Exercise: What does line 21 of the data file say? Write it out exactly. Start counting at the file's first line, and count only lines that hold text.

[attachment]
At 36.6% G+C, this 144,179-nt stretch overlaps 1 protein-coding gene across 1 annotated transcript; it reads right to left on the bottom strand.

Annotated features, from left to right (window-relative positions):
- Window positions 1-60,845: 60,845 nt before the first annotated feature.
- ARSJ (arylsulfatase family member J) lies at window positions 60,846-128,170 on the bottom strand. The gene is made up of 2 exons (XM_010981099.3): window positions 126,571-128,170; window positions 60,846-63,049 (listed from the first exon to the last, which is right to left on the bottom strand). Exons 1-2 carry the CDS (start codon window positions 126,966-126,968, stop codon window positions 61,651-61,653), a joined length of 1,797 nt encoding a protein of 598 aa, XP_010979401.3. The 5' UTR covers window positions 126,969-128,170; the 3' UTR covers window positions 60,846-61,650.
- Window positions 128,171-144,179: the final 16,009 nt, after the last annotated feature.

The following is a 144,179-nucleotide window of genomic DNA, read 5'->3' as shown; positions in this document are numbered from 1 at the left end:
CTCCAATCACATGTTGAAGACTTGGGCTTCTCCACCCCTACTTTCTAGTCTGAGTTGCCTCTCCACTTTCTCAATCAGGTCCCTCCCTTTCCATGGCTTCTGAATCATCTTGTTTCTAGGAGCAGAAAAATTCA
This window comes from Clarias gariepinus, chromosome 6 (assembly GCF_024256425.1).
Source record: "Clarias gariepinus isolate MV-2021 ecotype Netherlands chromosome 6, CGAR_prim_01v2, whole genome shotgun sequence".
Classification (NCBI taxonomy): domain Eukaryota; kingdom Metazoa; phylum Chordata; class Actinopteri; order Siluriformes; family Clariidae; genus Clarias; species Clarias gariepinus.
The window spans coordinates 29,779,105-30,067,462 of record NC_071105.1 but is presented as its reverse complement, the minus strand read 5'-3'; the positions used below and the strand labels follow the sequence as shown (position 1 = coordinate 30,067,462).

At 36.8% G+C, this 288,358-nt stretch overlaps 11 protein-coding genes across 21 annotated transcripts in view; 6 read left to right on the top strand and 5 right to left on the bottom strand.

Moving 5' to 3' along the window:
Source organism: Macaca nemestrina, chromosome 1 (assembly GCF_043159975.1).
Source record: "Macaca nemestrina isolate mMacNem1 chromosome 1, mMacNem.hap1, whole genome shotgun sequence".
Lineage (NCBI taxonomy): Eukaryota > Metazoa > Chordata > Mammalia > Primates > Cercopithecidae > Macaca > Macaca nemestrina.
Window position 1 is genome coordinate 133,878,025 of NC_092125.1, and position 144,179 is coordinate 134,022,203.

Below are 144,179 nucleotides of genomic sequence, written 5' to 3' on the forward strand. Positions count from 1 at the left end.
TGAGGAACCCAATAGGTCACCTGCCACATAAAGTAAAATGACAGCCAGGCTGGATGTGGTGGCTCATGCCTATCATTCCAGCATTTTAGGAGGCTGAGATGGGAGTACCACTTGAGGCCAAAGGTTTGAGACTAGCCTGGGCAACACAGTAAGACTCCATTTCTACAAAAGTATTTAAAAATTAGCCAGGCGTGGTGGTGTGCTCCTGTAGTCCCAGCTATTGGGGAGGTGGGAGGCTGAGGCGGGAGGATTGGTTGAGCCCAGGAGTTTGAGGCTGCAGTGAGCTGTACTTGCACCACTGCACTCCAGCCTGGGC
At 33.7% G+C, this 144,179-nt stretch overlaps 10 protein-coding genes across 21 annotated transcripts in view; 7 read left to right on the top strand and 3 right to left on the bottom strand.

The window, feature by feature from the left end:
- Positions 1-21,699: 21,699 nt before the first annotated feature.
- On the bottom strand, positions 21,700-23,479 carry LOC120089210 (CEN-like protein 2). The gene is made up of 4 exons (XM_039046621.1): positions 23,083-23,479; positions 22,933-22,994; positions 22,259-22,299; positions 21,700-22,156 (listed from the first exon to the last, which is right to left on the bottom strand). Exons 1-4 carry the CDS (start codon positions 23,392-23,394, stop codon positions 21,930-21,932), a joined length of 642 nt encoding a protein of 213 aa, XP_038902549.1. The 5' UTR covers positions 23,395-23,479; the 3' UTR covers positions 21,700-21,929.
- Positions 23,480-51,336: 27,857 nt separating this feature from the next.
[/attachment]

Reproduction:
The window, feature by feature from the left end: